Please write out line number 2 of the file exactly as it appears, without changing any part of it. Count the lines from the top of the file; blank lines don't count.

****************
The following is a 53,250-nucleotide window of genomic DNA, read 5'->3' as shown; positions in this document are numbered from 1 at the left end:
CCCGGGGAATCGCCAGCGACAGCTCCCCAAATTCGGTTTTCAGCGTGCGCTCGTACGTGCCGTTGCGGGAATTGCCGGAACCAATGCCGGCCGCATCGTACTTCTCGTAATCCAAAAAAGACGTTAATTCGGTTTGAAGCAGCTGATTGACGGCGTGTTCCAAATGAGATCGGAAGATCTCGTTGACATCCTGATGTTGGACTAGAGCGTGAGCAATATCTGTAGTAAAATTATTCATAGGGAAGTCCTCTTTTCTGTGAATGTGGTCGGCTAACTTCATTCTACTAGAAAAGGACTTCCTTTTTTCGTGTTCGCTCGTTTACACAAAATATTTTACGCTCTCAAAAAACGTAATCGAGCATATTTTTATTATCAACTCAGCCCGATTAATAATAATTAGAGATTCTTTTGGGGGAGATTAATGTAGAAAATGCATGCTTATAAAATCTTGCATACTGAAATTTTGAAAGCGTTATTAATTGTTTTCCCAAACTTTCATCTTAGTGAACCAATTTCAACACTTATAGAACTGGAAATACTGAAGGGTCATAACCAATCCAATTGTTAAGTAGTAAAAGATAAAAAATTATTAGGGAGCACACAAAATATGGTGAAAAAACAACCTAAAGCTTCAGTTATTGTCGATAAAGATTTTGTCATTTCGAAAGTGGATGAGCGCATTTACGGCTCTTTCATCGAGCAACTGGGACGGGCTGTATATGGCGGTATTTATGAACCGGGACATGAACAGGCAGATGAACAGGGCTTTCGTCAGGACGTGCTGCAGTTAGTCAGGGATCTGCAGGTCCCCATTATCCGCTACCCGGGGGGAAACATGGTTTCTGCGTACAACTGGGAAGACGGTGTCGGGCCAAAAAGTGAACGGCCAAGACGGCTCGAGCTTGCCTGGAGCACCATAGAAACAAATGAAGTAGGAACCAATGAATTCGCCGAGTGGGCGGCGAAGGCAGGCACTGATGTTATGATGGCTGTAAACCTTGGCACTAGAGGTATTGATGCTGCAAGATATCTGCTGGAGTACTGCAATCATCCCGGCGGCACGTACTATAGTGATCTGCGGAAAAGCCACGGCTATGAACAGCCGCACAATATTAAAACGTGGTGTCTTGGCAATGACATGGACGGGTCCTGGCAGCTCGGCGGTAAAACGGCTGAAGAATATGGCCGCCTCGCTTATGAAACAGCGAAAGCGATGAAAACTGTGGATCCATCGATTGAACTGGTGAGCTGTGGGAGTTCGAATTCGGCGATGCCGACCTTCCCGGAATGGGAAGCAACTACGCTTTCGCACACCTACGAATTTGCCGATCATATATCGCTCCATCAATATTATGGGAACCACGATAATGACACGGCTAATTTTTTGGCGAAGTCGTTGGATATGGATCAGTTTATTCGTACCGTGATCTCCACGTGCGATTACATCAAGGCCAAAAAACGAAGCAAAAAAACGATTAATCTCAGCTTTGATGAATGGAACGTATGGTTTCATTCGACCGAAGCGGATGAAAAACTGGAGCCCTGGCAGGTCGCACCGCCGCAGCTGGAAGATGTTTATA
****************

CCCGGGGAATCGCCAGCGACAGCTCCCCAAATTCGGTTTTCAGCGTGCGCTCGTACGTGCCGTTGCGGGAATTGCCGGAACCAATGCCGGCCGCATCGTACTTCTCGTAATCCAAAAAAGACGTTAATTCGGTTTGAAGCAGCTGATTGACGGCGTGTTCCAAATGAGATCGGAAGATCTCGTTGACATCCTGATGTTGGACTAGAGCGTGAGCAATATCTGTAGTAAAATTATTCATAGGGAAGTCCTCTTTTCTGTGAATGTGGTCGGCTAACTTCATTCTACTAGAAAAGGACTTCCTTTTTTCGTGTTCGCTCGTTTACACAAAATATTTTACGCTCTCAAAAAACGTAATCGAGCATATTTTTATTATCAACTCAGCCCGATTAATAATAATTAGAGATTCTTTTGGGGGAGATTAATGTAGAAAATGCATGCTTATAAAATCTTGCATACTGAAATTTTGAAAGCGTTATTAATTGTTTTCCCAAACTTTCATCTTAGTGAACCAATTTCAACACTTATAGAACTGGAAATACTGAAGGGTCATAACCAATCCAATTGTTAAGTAGTAAAAGATAAAAAATTATTAGGGAGCACACAAAATATGGTGAAAAAACAACCTAAAGCTTCAGTTATTGTCGATAAAGATTTTGTCATTTCGAAAGTGGATGAGCGCATTTACGGCTCTTTCATCGAGCAACTGGGACGGGCTGTATATGGCGGTATTTATGAACCGGGACATGAACAGGCAGATGAACAGGGCTTTCGTCAGGACGTGCTGCAGTTAGTCAGGGATCTGCAGGTCCCCATTATCCGCTACCCGGGGGGAAACATGGTTTCTGCGTACAACTGGGAAGACGGTGTCGGGCCAAAAAGTGAACGGCCAAGACGGCTCGAGCTTGCCTGGAGCACCATAGAAACAAATGAAGTAGGAACCAATGAATTCGCCGAGTGGGCGGCGAAGGCAGGCACTGATGTTATGATGGCTGTAAACCTTGGCACTAGAGGTATTGATGCTGCAAGATATCTGCTGGAGTACTGCAATCATCCCGGCGGCACGTACTATAGTGATCTGCGGAAAAGCCACGGCTATGAACAGCCGCACAATATTAAAACGTGGTGTCTTGGCAATGACATGGACGGGTCCTGGCAGCTCGGCGGTAAAACGGCTGAAGAATATGGCCGCCTCGCTTATGAAACAGCGAAAGCGATGAAAACTGTGGATCCATCGATTGAACTGGTGAGCTGTGGGAGTTCGAATTCGGCGATGCCGACCTTCCCGGAATGGGAAGCAACTACGCTTTCGCACACCTACGAATTTGCCGATCATATATCGCTCCATCAATATTATGGGAACCACGATAATGACACGGCTAATTTTTTGGCGAAGTCGTTGGATATGGATCAGTTTATTCGTACCGTGATCTCCACGTGCGATTACATCAAGGCCAAAAAACGAAGCAAAAAAACGATTAATCTCAGCTTTGATGAATGGAACGTATGGTTTCATTCGACCGAAGCGGATGAAAAACTGGAGCCCTGGCAGGTCGCACCGCCGCAGCTGGAAGATGTTTATA